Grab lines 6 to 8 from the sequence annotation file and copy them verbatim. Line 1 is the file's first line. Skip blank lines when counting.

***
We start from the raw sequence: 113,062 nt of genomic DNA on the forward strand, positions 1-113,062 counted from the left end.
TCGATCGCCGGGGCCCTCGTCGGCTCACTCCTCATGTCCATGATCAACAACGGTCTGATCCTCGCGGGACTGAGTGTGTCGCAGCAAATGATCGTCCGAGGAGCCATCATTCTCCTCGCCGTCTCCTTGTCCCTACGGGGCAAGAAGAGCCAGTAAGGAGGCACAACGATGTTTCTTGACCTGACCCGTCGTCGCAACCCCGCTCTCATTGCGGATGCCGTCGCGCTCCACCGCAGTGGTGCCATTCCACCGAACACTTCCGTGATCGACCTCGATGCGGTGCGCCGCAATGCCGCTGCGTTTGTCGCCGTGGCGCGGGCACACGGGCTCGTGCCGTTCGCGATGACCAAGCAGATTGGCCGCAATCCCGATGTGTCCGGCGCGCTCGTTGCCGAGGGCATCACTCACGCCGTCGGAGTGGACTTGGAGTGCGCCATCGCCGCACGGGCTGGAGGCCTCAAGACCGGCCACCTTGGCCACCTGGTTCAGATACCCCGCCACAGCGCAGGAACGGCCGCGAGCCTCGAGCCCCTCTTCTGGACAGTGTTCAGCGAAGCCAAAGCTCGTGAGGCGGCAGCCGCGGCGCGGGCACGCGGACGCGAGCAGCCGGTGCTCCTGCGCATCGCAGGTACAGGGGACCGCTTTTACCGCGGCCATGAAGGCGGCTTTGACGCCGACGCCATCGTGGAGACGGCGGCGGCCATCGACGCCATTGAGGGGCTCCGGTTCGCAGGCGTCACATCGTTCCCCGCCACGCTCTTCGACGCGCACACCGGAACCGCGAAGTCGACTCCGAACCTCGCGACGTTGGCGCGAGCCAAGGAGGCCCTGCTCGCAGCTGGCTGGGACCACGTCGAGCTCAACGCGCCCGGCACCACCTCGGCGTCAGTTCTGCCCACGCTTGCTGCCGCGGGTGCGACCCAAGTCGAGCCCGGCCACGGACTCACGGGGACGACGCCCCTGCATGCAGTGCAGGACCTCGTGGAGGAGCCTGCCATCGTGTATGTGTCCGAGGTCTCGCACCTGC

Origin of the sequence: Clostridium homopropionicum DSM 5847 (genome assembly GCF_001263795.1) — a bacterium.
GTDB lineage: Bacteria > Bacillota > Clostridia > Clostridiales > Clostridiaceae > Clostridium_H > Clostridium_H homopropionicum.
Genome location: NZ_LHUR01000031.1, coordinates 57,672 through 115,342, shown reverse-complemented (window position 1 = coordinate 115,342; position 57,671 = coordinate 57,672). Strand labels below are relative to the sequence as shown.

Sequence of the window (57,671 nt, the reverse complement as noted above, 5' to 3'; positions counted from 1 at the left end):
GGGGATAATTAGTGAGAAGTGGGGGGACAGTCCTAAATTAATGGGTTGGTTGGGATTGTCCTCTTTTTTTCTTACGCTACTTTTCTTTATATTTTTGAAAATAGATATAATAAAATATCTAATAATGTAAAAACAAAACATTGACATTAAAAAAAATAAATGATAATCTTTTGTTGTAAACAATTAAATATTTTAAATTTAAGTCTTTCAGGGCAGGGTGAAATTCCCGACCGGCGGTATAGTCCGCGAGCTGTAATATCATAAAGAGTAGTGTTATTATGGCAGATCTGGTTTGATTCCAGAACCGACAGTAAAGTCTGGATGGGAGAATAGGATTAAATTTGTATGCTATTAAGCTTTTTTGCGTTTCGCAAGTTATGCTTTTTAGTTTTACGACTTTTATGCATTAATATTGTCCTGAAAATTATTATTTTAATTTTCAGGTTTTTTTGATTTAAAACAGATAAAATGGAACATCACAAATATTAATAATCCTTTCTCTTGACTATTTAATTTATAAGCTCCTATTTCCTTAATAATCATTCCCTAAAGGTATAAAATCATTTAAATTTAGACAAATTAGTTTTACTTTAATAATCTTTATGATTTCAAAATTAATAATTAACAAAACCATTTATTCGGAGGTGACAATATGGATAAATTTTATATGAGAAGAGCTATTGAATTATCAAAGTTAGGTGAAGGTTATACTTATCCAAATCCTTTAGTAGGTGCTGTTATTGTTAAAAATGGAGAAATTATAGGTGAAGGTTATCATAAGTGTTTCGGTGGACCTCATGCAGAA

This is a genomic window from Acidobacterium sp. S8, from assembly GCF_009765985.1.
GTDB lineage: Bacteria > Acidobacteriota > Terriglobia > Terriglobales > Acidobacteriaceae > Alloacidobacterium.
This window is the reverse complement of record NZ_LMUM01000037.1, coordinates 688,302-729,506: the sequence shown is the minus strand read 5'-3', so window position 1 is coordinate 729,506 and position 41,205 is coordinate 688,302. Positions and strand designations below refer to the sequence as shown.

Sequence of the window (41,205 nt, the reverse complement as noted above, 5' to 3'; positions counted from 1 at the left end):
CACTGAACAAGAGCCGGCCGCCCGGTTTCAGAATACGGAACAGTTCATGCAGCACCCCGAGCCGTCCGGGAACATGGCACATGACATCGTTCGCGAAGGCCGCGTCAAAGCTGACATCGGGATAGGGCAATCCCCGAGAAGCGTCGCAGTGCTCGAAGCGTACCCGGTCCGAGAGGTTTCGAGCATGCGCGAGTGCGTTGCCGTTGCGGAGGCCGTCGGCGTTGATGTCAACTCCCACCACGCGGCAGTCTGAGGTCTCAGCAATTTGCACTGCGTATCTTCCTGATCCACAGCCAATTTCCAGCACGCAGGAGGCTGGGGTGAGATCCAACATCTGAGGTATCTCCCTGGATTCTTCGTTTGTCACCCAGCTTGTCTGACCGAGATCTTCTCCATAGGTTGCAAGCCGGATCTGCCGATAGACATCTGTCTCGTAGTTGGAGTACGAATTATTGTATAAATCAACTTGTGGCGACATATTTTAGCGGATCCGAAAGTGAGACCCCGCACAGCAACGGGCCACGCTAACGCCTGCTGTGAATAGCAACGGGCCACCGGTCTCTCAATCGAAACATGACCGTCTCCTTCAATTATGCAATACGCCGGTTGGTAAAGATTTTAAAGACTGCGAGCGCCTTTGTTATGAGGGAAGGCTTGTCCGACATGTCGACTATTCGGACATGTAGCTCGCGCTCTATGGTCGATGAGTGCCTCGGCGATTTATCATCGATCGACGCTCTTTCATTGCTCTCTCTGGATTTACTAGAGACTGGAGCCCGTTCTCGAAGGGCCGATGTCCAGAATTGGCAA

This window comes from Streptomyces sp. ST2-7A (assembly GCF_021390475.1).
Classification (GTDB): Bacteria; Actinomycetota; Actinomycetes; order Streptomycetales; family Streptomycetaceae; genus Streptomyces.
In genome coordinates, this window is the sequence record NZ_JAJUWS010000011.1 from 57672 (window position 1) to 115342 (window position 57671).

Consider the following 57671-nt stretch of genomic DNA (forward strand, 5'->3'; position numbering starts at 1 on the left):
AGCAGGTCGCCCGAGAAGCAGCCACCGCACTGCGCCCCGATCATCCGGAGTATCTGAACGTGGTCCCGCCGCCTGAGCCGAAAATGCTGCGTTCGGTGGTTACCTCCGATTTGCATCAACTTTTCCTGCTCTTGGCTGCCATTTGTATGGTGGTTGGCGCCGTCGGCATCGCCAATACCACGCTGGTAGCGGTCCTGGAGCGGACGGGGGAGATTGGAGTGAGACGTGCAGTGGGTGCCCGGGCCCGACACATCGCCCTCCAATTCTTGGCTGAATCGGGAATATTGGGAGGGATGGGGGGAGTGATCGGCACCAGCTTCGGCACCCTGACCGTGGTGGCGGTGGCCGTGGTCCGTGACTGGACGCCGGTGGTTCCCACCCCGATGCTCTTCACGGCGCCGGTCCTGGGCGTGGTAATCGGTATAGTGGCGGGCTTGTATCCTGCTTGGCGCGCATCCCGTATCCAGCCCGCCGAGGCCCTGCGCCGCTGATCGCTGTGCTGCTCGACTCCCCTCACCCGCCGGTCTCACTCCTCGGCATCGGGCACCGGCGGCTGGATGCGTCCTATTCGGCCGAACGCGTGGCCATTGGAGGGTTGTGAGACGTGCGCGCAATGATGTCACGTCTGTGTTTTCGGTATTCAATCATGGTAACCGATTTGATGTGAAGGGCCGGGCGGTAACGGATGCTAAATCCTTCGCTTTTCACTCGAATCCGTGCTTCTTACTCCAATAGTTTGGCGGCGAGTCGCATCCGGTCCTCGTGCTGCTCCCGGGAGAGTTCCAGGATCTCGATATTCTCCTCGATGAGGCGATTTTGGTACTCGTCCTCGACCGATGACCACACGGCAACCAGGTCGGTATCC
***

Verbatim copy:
Sequence of the window (57,671 nt, the reverse complement as noted above, 5' to 3'; positions counted from 1 at the left end):
GGGGATAATTAGTGAGAAGTGGGGGGACAGTCCTAAATTAATGGGTTGGTTGGGATTGTCCTCTTTTTTTCTTACGCTACTTTTCTTTATATTTTTGAAAATAGATATAATAAAATATCTAATAATGTAAAAACAAAACATTGACATTAAAAAAAATAAATGATAATCTTTTGTTGTAAACAATTAAATATTTTAAATTTAAGTCTTTCAGGGCAGGGTGAAATTCCCGACCGGCGGTATAGTCCGCGAGCTGTAATATCATAAAGAGTAGTGTTATTATGGCAGATCTGGTTTGATTCCAGAACCGACAGTAAAGTCTGGATGGGAGAATAGGATTAAATTTGTATGCTATTAAGCTTTTTTGCGTTTCGCAAGTTATGCTTTTTAGTTTTACGACTTTTATGCATTAATATTGTCCTGAAAATTATTATTTTAATTTTCAGGTTTTTTTGATTTAAAACAGATAAAATGGAACATCACAAATATTAATAATCCTTTCTCTTGACTATTTAATTTATAAGCTCCTATTTCCTTAATAATCATTCCCTAAAGGTATAAAATCATTTAAATTTAGACAAATTAGTTTTACTTTAATAATCTTTATGATTTCAAAATTAATAATTAACAAAACCATTTATTCGGAGGTGACAATATGGATAAATTTTATATGAGAAGAGCTATTGAATTATCAAAGTTAGGTGAAGGTTATACTTATCCAAATCCTTTAGTAGGTGCTGTTATTGTTAAAAATGGAGAAATTATAGGTGAAGGTTATCATAAGTGTTTCGGTGGACCTCATGCAGAA

This is a genomic window from Acidobacterium sp. S8, from assembly GCF_009765985.1.